In a recent action, JUUL Labs, Inc. v. Grove, the Delaware Court of Chancery held that a stockholder of a Delaware corporation could not seek to inspect the books and records of such corporation under Section 1601 of the California Corporations Code.  Section 1601 purports to grant inspection rights to any stockholder in a corporation with its principal executive office in California, regardless of the corporation’s state of incorporation.  Delaware has its own inspection statute, Section 220 of the General Corporation Law of the State of Delaware (Section 220), and the Court held that the stockholder must pursue its books and records under Section 220.  The Court reasoned that Delaware law governs the internal affairs of a Delaware corporation and the scope of a stockholder’s inspection rights under Section 220 is a matter of internal affairs.  As articulated by the Delaware Supreme Court in VantagePoint Venture P’rs 1996 v. Examen, Inc., “the internal affairs doctrine applies to those matters that pertain to the relationships among or between the corporation and its officers, directors, and shareholders.” According to the Court of Chancery, through its Section 220 jurisprudence, Delaware seeks to maintain a balance between the interests of stockholders to obtain information and the right of the corporation to deny unwarranted and burdensome requests.  The Court’s decision means that stockholders of Delaware corporations cannot strategically seek inspection under other states’ laws that provide broader inspection rights than those afforded under Delaware law.

SEC Approves NYSE’s Direct Listings Proposal

By Alan Wilson, WilmerHale 

On August 26, the SEC approved the New York Stock Exchange’s (“NYSE”) proposal permitting private companies to issue new shares when conducting a direct listing, rather than conducting a traditional IPO.  Prior to the rule change, direct listings were limited to secondary sales by existing shareholders.  Under the amended rule, companies undertaking a direct listing need to either (a) sell $100 million of shares in the NYSE’s opening auction for the shares or (b) if a lesser amount is to be sold, have at least $250 million of the company’s shares publicly held.  These amendments, provided they take effect, will provide another potential pathway for private companies to consider when planning to go public.  On August 31, the SEC notified NYSE that approval of the proposal had been stayed until further notice in light of the SEC’s receipt of a notice of intention to petition for review of the delegated action.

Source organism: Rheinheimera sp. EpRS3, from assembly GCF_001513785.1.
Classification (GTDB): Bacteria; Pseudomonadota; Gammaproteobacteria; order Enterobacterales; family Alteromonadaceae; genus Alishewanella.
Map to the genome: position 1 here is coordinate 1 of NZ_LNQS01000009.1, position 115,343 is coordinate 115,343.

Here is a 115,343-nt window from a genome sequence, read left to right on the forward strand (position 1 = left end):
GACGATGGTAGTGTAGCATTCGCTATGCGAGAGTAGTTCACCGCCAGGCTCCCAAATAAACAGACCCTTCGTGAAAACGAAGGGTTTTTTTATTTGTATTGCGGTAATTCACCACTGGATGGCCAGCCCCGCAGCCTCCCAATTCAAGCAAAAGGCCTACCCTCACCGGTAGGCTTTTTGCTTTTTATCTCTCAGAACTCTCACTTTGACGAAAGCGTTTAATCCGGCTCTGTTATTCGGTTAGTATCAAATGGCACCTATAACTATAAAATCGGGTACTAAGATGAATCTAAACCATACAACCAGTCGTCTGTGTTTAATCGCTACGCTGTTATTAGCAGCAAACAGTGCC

PCAOB Shares Insights on Its Conversations With Audit Committee Chairs

By Alan Wilson, WilmerHale

On July 31, the PCAOB shared additional insights regarding its latest conversations with audit committee chairs – Conversations with Audit Committee Chairs: COVID-19 and the Audit (the “Summary”).  The Summary supplements the highlights shared regarding conversations that the PCAOB held in 2019 with nearly 400 audit committee chairs of U.S. issuers whose audits were inspected by the PCAOB. 

Predictably, the PCAOB’s recent discussions involved questions about the effects of COVID-19 on financial reporting and auditing.  Consistent with broader market trends, the level and nature of the impact of COVID-19 varies across different industries and issuers.  The Summary offered some questions that audit committees may consider discussing with their auditors and highlighted some common COVID-19 themes.  A majority of audit committee chairs that recently met with the PCAOB cited COVID-19 as a basis for more frequent communication between auditors and audit committees.  Audit committee chairs also frequently discussed their handling of risks regarding remote work arrangements of employees and outside auditors, and audit committee chairs described the rapid shift to remote work arrangements as “effective.”  

*Material included in this Month-In-Brief publication is for general informational purposes only and does not represent the advice of Ernst & Young LLP or any of its professionals as to any client or particular set of facts; nor does it represent any undertaking to keep recipients advised of all legal developments. Prior results do not guarantee a similar outcome.


Rani Doyle

Rani Doyle

Managing Editor, Securities Law